Landscape with Square Tower
Etching on paper : 4 x 6 inches ( 10 x 15 cm )


Landscape with a square Tower is a wonderful example of Rembrandt's skill in combining both real and imaginary motifs in his landscapes. Whilst the buildings are typical of farms around Amsterdam the topography is similar to the hilly landscape between Arnersfoort and Rhenen. In 1649 Rembrandt travelled with Hendrickje Stoffels to Bredevoort (near Winterswijk) close to the eastern border with Germany, to visit Hendrickje's parents. The route they took can be reconstructed from his drawings, and here we see elements of the landscape they encountered. Dutch artists often included ruins in their landscapes to convey a moral message about the inevitable passage of time and the fragility of man's endeavours, but here the past and present co-exist peacefully, and therefore it need not be interpreted strictly according to this convention.

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Harmensz van Rijn Rembrandt
Dutch, 1606-1669
We are actively seeking to acquire works by Rembrandt. 
Rembrandt Harmensz van Rijn was a Dutch painter and etcher. He is widely considered one of the greatest painters and printmakers in European art history and the most important in Dutch history. His contributions to art came in a period of great wealth and cultural achievement that historians call the Dutch Golden Age, when Dutch Golden Age painting, although in many ways antithetical to the Baroque style that dominated Europe, was extremely prolific and innovative.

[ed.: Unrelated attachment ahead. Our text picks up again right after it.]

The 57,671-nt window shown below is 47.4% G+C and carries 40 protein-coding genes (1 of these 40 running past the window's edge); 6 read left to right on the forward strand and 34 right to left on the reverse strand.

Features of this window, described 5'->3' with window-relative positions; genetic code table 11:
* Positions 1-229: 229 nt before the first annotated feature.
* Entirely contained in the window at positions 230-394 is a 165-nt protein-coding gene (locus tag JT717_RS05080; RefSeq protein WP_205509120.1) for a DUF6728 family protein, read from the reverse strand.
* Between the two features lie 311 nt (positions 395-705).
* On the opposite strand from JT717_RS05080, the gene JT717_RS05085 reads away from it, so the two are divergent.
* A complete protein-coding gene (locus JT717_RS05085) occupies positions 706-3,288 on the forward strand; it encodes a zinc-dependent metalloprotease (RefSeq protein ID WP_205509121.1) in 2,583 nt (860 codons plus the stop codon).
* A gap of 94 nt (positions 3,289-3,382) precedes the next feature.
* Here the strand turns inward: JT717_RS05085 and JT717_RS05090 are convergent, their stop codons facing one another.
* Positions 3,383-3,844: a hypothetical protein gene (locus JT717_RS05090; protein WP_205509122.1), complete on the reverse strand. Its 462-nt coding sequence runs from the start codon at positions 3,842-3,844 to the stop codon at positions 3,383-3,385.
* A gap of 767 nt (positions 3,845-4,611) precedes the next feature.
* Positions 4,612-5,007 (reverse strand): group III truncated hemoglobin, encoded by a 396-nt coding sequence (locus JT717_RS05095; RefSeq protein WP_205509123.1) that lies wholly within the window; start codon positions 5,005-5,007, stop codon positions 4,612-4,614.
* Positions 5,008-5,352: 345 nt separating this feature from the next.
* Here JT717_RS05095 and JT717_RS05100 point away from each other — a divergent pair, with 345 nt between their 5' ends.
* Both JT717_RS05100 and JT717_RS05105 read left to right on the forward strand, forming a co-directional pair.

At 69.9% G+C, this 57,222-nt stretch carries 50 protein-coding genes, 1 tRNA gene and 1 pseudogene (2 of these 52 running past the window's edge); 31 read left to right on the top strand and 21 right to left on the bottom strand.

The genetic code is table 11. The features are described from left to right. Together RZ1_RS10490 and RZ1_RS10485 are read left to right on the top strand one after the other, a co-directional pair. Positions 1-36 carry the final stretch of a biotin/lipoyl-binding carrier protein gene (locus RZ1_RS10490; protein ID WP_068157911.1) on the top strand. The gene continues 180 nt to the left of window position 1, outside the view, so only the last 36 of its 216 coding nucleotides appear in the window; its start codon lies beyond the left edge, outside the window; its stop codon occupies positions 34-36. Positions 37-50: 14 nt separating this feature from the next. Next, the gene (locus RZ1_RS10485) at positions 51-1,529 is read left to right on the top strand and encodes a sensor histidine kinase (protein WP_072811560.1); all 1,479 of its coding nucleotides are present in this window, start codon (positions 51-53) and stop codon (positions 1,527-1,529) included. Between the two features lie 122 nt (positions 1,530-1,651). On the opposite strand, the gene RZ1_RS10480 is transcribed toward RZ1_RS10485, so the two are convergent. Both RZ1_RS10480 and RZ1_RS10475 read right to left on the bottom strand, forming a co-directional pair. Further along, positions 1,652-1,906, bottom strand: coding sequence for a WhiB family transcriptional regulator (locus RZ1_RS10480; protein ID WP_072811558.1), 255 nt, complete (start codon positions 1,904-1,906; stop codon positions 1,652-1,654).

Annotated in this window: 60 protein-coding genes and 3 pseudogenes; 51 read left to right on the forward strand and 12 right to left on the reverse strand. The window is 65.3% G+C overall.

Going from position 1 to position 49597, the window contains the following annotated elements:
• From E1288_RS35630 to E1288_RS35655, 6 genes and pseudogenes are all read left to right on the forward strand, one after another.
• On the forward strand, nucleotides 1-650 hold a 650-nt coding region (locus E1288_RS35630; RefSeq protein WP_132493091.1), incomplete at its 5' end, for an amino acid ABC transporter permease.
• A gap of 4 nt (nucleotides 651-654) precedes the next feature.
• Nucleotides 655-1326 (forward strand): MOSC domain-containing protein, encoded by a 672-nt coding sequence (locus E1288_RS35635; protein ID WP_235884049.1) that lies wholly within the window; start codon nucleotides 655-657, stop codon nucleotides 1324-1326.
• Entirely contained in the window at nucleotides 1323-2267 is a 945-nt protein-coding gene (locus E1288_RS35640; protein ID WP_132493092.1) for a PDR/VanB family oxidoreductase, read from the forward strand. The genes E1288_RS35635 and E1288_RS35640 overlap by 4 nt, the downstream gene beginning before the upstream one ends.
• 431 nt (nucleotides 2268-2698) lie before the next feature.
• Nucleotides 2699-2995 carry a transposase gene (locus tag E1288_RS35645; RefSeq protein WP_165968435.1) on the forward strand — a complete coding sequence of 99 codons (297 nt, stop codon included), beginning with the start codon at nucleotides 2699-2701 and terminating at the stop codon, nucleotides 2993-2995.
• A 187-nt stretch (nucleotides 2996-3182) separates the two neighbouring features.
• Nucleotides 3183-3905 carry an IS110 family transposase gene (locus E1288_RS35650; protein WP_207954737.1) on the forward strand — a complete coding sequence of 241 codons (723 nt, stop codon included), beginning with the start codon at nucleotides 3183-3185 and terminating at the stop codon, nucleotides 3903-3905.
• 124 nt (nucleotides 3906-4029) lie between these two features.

Having achieved youthful success as a portrait painter, Rembrandt's later years were marked by personal tragedy and financial hardships. Yet his etchings and paintings were popular throughout his lifetime, his reputation as an artist remained high, and for twenty years he taught many important Dutch painters. Rembrandt's greatest creative triumphs are exemplified especially in his portraits of his contemporaries, self-portraits and illustrations of scenes from the Bible. His self-portraits form a unique and intimate biography, in which the artist surveyed himself without vanity and with the utmost sincerity.
In his paintings and prints he exhibited knowledge of classical iconography, which he molded to fit the requirements of his own experience; thus, the depiction of a biblical scene was informed by Rembrandt's knowledge of the specific text, his assimilation of classical composition, and his observations of Amsterdam's Jewish population. Because of his empathy for the human condition, he has been called "one of the great prophets of civilization.
Odon Wagner Gallery, Toronto, Canada